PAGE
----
Diocese of Manchester

The fourth theme we are exploring for #MoreThanSunday is Forgiveness.

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Bear with one another and, if anyone has a complaint against another, forgive each other; just as the Lord has forgiven you,
so you also must forgive.

St Paul’s Letter to the Colossians 3:13

Podcast episode four: Forgiveness

Reflection

I wonder if you’ve ever been hurt by another person. I suspect you have. Indeed, I’d be amazed if you haven’t. We are, after all, mere flesh and blood. Much as some people might love ‘Superheroes’, to live well in this world requires a kind of radical vulnerability. Because we are flesh and bone, we are so readily hurt and wounded. Indeed, the very word ‘vulnerability’ derives from the Latin for wound. While some of us might struggle with vulnerability, perhaps even seek to avoid it, it is part of the character of a life fully lived. It is out of vulnerability that so many wonderful things are revealed: compassion, community, love.

This vulnerability matters when we come to talk about the question of forgiveness. Forgiveness and reconciliation draw us very close to heart of the Christian faith. Indeed, such has been the focus on forgiveness as a key Christian virtue, that Christianity gets parodied as a religion for ‘pushovers’ and the naïve. For example, in the Gospel of Matthew, Jesus says that church members should forgive each other “seventy times seven times” (18:22). This number arguably represents no limit to forgiveness. This can be sent-up as suggesting that Christians are irresponsible when it comes to forgiving people. The parody runs thus: should someone hurt another or damage the community or wider society, a ‘good’ Christian must just say, ‘Oh well, I forgive you. Let’s start over’, even when the hurt is catastrophic, demeaning and vile.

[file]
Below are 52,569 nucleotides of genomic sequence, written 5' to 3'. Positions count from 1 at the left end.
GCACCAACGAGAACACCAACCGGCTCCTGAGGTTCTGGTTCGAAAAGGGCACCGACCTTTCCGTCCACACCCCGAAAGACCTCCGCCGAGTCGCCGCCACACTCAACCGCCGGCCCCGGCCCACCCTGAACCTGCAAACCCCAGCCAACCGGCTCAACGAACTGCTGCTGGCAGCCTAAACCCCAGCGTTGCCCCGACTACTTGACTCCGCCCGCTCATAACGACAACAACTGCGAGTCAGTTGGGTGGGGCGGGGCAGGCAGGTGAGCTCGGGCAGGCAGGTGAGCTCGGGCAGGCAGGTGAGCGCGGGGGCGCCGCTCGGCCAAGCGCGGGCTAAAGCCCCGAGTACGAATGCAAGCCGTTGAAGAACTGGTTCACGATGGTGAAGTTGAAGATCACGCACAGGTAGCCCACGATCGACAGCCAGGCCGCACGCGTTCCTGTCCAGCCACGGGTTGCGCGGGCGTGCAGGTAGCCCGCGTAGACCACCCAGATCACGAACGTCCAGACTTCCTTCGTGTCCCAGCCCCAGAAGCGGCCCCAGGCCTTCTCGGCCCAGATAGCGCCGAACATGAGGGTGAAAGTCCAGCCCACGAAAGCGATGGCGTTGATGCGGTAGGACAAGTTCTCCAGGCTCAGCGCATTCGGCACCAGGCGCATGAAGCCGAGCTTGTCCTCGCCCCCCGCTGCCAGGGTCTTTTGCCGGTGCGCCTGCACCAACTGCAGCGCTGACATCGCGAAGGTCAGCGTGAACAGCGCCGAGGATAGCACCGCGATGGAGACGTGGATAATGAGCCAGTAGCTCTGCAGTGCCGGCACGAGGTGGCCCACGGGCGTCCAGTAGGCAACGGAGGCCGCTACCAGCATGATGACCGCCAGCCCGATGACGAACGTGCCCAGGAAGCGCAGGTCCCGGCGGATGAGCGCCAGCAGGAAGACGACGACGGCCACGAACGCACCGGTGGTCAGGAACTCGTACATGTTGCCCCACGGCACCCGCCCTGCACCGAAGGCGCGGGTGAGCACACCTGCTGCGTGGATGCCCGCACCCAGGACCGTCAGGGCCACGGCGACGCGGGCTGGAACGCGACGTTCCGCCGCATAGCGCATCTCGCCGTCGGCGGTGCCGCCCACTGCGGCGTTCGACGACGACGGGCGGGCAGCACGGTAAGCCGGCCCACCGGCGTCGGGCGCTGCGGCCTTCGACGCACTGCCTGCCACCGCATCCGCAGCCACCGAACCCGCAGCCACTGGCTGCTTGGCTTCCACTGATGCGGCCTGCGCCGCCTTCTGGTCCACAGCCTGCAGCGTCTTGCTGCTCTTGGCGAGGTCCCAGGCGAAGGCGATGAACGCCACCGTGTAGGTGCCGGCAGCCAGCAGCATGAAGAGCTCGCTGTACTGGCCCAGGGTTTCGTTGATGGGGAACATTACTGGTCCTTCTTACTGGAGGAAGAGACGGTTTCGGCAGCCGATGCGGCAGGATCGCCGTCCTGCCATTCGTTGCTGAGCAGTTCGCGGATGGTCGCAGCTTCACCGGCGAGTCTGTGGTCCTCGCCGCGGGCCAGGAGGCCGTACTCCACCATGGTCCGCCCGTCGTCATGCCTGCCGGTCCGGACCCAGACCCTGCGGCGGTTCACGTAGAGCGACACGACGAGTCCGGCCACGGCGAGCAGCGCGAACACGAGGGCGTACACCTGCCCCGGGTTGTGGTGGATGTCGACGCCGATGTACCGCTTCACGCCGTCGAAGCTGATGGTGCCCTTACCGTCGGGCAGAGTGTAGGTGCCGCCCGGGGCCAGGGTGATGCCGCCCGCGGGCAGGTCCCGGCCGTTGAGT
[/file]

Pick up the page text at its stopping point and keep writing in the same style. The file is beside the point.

Being a Christian and being called to forgiveness is not about being a pushover and it is not about giving an easy ‘bye’ to those who exploit our vulnerability. There are situations which are toxic and there are people who are toxic for us. God is not calling any of us to be exploited by them; he does not say to us, ‘Because you’re Christian you have to forgive whatever is done to you without reference to consequences or the wider situation.’ The most commonly used Greek word translated as “forgive” in the New Testament, aphiēmi, carries a wide range of meanings, including to remit (a debt), to leave (something or someone) alone, to allow (an action), to leave, to send away, to desert or abandon, and even to divorce. This is the word used specifically in The Lord’s Prayer.

There is another word used for forgiveness: charizomai. This is the word used in the Colossians passage above. It has implications of bearing with one another – of lavishing grace. This is challenging to say the least. We are all vulnerable human beings who can be so readily damaged and broken, used and abused by others, and this passage invites us to operate out of an abundance of grace and love. I don’t need to point out that there are many times, especially when we’ve been hurt, when we can feel very far from ‘abundant grace’. Indeed, I have known what it is to be hurt profoundly and there have been very real situations where I’ve struggled to find lavish grace to meet the wounds inflicted on me or on the communities I’ve served.